Sacred events like Easter have inspired countless artworks, but for modern viewers, these works can feel distant. The art is beautiful, but much of its meaning is lost.
That’s what King’s College London’s Alight app is trying to change. Alight is a collaboration with the National Gallery and Calvium which gives users a new perspective on artworks that reflect “the sacred”.
Through Alight, users can hear insights from artists, historians and spiritual leaders, all sharing their ideas about what each piece is communicating. The app forms part of a global programme which launched in central London. It has since expanded to other major cities, including Washington D.C. and New York. New exhibitions and trails will appear in other locations in the future.
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In its central ‘Stations’ trails, the Alight app guides people through fourteen points in a major world city. These trails are modelled on Christ’s journey to the cross, and weave through sacred and secular spaces.
We spoke to Ben Quash – Professor of Christianity and the Arts at King’s College London and the originator of the Alight trails – to find out more about how the app brings the Stations to life.
Calvium: Tell us about the Stations of the Cross project, its purpose, and how it came to pass?
Ben Quash (BQ): It started in a conversation with the Jerusalem Trust – a funding body that supports a lot of media activity, including BBC TV programmes that explore art and Christianity.
My idea was to develop an app which introduced people to art collections in a new way. The app would help them to understand that these works of art are not interesting because they represent a history of art, but because they’re talking about important stuff: big questions about life, death, and faith.
Often the presentation of Christian art in galleries and museums sidesteps these questions and concentrates on the story of art, rather than the story of belief. The idea was that we’d have a series of trails that would take people through the collections and introduce them to the devotional impact and force of these works. To ask modern viewers to consider why this art was made, not just how.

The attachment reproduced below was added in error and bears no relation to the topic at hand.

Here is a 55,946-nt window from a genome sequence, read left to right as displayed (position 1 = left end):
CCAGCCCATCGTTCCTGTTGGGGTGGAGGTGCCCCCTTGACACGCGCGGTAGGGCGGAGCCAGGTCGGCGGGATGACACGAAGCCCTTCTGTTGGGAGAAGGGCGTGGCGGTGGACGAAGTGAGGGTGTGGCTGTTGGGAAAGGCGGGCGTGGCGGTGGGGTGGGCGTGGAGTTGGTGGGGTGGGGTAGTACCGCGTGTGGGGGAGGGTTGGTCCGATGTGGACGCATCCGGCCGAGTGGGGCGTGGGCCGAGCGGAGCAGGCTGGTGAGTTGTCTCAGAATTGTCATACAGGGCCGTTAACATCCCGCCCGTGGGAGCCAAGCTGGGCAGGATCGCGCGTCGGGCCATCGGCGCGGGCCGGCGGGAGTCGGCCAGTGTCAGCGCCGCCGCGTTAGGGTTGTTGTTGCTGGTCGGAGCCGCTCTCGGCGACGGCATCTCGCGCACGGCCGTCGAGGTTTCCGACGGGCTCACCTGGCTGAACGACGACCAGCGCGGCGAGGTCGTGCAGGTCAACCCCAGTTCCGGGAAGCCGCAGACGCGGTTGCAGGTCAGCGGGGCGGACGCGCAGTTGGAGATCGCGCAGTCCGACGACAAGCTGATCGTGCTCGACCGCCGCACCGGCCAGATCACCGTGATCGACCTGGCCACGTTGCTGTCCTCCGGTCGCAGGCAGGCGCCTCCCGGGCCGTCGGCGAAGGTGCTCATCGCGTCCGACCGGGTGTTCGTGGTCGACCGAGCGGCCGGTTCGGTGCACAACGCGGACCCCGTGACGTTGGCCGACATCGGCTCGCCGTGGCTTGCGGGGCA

Calvium was recommended to us because they have experience of creating trails across cities and through larger geographical areas, not just within a single setting. It opened up the idea that we could do more than a trail through a single museum – which we have done before.
At the same time, my colleague Aaron Rosen, was developing his own idea about the Stations of the Cross Trail across London. We discussed it, and decided it would complement the internal National Gallery trail we had already designed. We started to think about what we could do through apps, and how trails that move through cities might be more effective and interesting to people.
Calvium: Did you have any preconceived notions of what this app might look like or do, and what would have come out of the collaboration with us?
BQ: We initially thought it would be a souped-up audio guide, essentially. But an audio guide isn’t exciting – and galleries provide them, anyway. It’s reproducing a format which galleries are already producing.